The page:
There are 6 variations in how the sciatic nerve emerges from the sciatic notch and relates to the piriformis that have been described or hypothesized.11

1. Undivided nerve that comes out of the sciatic notch below the muscle (90%)
2. Divided nerve passing through and below the muscle (7.1%)
3. Divided nerve passing above and below the muscle (2.1%,)
4. Undivided nerve passing through the muscle (0.8%)
5. Divided nerve passing through and above the muscle heads (hypothetical)
6. Sciatic nerve passing above the muscle (hypothetical)


Piriformis muscle functions include stabilization of the hip joint during movement and is involved in lifting and rotating the thigh away from the body. The piriformis muscle rotates the joint and turns the leg and foot forward with gait, allowing us more efficient weight shifting from one foot to the other as well as maintaining balance. The piriformis muscle is involved in almost every motion of the hip and leg.

Signs and Symptoms

Symptoms of sciatic nerve compression in the deep gluteal region are best defined as a mechanical anatomic variant rather than a pathophysiologic disease process (eg, primary neuropathy). Sciatic pain is usually a result of some type of anatomic lesion with secondary mechanical compression of the nerve or nerve roots. In the case of the DGS involving the piriformis, if sciatic pain is involved, it is most often because of an abnormality within the piriformis muscle, sometimes associated with a fibrous band that entraps the nerve and decreases sciatic nerve mobility. This can result in painful stretching of the nerve during normal hip and knee movement. Fibrous bands compressing the sciatic nerve have been described at the level of the greater sciatic notch extending down to the inferior border of the piriformis. Pathological hypertrophy of the piriformis results in asymmetric enlargement that may also compress the sciatic nerve.12 The variability in sciatic nerve position as it transverses the piriformis has been considered as a risk factor, but to date, no concrete evidence has documented that variances play a role in sciatic nerve entrapment.

As was postulated in early descriptions of piriformis syndrome, prolonged or excessive contraction of the piriformis muscle may, over time, precipitate deep gluteal pain. If anatomic piriformis abnormalities involve the sciatic nerve, clinical symptoms may include extreme gluteal and low back pain. Pain of DGS is often exacerbated by activity associated with hip flexion, including walking, sitting, reclining, lifting, or even standing. Deep gluteal pain may be intermittent and paroxysmal or persistent and unrelenting. The degree of pain associated with DGS can limit activities and result in sleep deprivation.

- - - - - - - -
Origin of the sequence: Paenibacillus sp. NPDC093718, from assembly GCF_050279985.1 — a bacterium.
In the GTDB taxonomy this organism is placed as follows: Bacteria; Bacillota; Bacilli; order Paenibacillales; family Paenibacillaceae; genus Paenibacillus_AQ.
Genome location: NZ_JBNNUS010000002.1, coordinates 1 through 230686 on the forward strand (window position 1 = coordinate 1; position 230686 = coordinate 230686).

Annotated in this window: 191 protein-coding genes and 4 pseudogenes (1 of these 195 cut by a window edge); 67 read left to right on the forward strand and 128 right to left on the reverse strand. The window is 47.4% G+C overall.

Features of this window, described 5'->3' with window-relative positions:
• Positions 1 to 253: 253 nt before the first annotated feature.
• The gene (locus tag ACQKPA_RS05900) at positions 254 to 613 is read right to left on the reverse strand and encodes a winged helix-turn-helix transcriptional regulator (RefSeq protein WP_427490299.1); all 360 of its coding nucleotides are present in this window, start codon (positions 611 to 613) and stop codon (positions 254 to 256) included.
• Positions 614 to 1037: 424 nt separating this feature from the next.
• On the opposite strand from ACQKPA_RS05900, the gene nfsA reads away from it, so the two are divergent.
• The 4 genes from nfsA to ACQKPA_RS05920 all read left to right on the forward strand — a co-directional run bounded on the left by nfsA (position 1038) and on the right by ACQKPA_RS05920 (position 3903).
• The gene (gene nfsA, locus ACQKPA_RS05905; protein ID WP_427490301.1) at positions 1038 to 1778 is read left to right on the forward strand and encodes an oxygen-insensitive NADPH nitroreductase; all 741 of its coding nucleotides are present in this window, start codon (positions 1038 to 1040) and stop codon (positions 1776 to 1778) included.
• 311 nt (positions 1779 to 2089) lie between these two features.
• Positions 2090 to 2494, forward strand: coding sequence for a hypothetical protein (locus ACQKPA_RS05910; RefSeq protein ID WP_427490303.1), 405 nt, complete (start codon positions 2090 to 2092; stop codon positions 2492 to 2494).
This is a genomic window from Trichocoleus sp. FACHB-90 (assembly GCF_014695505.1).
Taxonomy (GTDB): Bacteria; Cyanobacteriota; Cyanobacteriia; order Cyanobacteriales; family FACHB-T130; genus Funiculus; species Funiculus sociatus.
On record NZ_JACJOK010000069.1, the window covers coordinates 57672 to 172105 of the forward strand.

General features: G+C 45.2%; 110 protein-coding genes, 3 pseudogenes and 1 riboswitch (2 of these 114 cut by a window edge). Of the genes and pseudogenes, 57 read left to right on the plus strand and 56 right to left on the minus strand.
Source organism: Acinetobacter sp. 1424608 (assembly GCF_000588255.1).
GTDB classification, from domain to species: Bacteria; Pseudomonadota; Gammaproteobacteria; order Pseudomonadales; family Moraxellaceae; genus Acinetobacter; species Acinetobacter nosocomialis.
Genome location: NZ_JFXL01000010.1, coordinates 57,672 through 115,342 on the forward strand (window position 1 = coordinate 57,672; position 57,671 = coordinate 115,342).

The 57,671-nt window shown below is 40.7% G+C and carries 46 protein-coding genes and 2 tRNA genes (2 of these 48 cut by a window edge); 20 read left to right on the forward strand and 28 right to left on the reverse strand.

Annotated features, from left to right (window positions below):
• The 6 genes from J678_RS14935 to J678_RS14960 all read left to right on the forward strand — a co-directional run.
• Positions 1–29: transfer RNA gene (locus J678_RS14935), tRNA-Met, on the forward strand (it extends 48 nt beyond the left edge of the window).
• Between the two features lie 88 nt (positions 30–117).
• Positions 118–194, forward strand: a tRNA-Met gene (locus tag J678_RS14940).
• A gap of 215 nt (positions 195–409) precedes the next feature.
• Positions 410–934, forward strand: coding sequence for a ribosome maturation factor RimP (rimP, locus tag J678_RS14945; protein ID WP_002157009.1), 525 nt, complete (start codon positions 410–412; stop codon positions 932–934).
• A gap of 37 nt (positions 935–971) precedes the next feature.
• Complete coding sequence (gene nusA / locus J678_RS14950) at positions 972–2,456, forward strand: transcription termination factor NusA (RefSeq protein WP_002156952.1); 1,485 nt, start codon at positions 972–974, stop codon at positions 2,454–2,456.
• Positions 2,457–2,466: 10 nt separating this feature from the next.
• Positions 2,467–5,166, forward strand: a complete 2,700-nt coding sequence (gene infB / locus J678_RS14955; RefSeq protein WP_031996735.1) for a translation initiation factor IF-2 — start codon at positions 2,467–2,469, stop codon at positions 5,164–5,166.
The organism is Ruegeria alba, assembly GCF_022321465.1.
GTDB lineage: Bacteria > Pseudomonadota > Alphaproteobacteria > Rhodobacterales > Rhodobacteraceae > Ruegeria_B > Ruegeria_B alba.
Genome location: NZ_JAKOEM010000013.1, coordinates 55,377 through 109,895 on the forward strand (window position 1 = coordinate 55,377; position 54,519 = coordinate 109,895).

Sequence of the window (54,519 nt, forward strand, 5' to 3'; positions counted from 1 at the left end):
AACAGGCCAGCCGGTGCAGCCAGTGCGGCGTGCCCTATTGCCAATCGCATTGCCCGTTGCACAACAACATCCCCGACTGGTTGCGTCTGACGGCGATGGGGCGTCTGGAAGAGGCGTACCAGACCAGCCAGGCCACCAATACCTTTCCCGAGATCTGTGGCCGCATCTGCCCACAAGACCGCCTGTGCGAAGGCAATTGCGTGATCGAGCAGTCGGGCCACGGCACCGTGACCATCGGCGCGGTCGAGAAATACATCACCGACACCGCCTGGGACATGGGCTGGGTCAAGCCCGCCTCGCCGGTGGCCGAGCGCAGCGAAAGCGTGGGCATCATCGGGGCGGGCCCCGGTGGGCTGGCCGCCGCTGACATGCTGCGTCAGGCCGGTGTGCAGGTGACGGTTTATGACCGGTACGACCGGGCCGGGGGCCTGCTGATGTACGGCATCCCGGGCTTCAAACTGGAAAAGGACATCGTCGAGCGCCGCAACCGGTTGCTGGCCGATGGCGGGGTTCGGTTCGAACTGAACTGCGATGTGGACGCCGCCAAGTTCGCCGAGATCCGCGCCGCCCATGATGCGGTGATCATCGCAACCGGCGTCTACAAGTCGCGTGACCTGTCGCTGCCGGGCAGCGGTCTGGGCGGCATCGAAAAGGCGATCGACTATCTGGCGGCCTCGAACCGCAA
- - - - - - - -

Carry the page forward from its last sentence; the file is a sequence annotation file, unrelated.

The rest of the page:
Clinical Presentation

Pain is the dominant clinical presentation in patients with DGS and significant focal sensory findings or other major focal neurological abnormalities are uncommon. For example, demonstrable motor paresis (eg, foot drop) would be an unusual presenting symptom. Conversely, on physical examination there may be more subtle findings of atrophy and muscle weakness that may occur as a result of disuse and altered synergy in motor function, sometimes secondary to acquired gait abnormalities or as a result of the pain itself. Although there are clinical signs to help differentiate DGS from other conditions like lumbar spine disease, there is no one specific physical finding or anatomic abnormality that definitively diagnoses DGS. Symptoms of DGS are usually unilateral but can be bilateral. This may be due to the underlying etiology of the condition itself which is frequently related to anatomic abnormalities in the pelvis or hip joints.

Anatomic changes affecting how the femoral head sits in the acetabulum, or other structural hip or pelvic abnormalities, may result in subtle gait disorders that affect the hip and subsequently pelvic biomechanics and structures. Over time these abnormalities can contribute to the pathologic changes and clinical signs and symptoms of DGS. For example, if there is femoral head and neck retroversion, it creates a condition in which the femoral neck and head in the acetabulum is rotated backwards on the femoral shaft. In susceptible individuals, this type of anatomic variant can result in hip pain and other long-term consequences. Anteversion is when the femoral head and neck angle is rotated anteriorly. This can result in increased range of hip motility but limited lateral rotation. In many people, these congenital anatomic variants may not result in clinical symptoms; in others, variant femoral positions could result in secondary conditions. Gait alterations may be associated with abnormal pelvic motility that may alter pelvic kinetics. The latter could contribute to the development of pathologic abnormalities and abnormal biomechanics within the deep gluteal fossa. In certain individuals, dynamic changes in normal function might be a precursor to the development of DGS.